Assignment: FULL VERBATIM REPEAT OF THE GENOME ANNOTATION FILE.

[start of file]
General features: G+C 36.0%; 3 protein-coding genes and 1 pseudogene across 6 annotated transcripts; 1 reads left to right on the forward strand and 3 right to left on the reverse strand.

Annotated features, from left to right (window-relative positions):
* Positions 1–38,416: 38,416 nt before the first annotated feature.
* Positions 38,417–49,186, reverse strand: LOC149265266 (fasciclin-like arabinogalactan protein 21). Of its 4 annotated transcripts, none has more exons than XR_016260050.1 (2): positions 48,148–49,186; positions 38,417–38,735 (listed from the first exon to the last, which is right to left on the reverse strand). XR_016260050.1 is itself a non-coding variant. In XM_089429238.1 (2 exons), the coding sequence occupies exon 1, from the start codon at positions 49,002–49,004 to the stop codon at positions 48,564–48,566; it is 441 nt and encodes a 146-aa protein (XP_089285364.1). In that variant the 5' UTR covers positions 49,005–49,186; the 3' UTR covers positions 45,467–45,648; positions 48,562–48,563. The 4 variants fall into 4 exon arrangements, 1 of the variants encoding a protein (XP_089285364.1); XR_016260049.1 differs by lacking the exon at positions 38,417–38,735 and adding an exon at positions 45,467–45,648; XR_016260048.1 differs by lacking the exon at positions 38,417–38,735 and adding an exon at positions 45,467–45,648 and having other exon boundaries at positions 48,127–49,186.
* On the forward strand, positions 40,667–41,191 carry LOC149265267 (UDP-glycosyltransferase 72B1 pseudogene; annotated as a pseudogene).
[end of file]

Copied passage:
General features: G+C 36.0%; 3 protein-coding genes and 1 pseudogene across 6 annotated transcripts; 1 reads left to right on the forward strand and 3 right to left on the reverse strand.

Annotated features, from left to right (window-relative positions):
* Positions 1–38,416: 38,416 nt before the first annotated feature.
* Positions 38,417–49,186, reverse strand: LOC149265266 (fasciclin-like arabinogalactan protein 21). Of its 4 annotated transcripts, none has more exons than XR_016260050.1 (2): positions 48,148–49,186; positions 38,417–38,735 (listed from the first exon to the last, which is right to left on the reverse strand). XR_016260050.1 is itself a non-coding variant. In XM_089429238.1 (2 exons), the coding sequence occupies exon 1, from the start codon at positions 49,002–49,004 to the stop codon at positions 48,564–48,566; it is 441 nt and encodes a 146-aa protein (XP_089285364.1). In that variant the 5' UTR covers positions 49,005–49,186; the 3' UTR covers positions 45,467–45,648; positions 48,562–48,563. The 4 variants fall into 4 exon arrangements, 1 of the variants encoding a protein (XP_089285364.1); XR_016260049.1 differs by lacking the exon at positions 38,417–38,735 and adding an exon at positions 45,467–45,648; XR_016260048.1 differs by lacking the exon at positions 38,417–38,735 and adding an exon at positions 45,467–45,648 and having other exon boundaries at positions 48,127–49,186.
* On the forward strand, positions 40,667–41,191 carry LOC149265267 (UDP-glycosyltransferase 72B1 pseudogene; annotated as a pseudogene).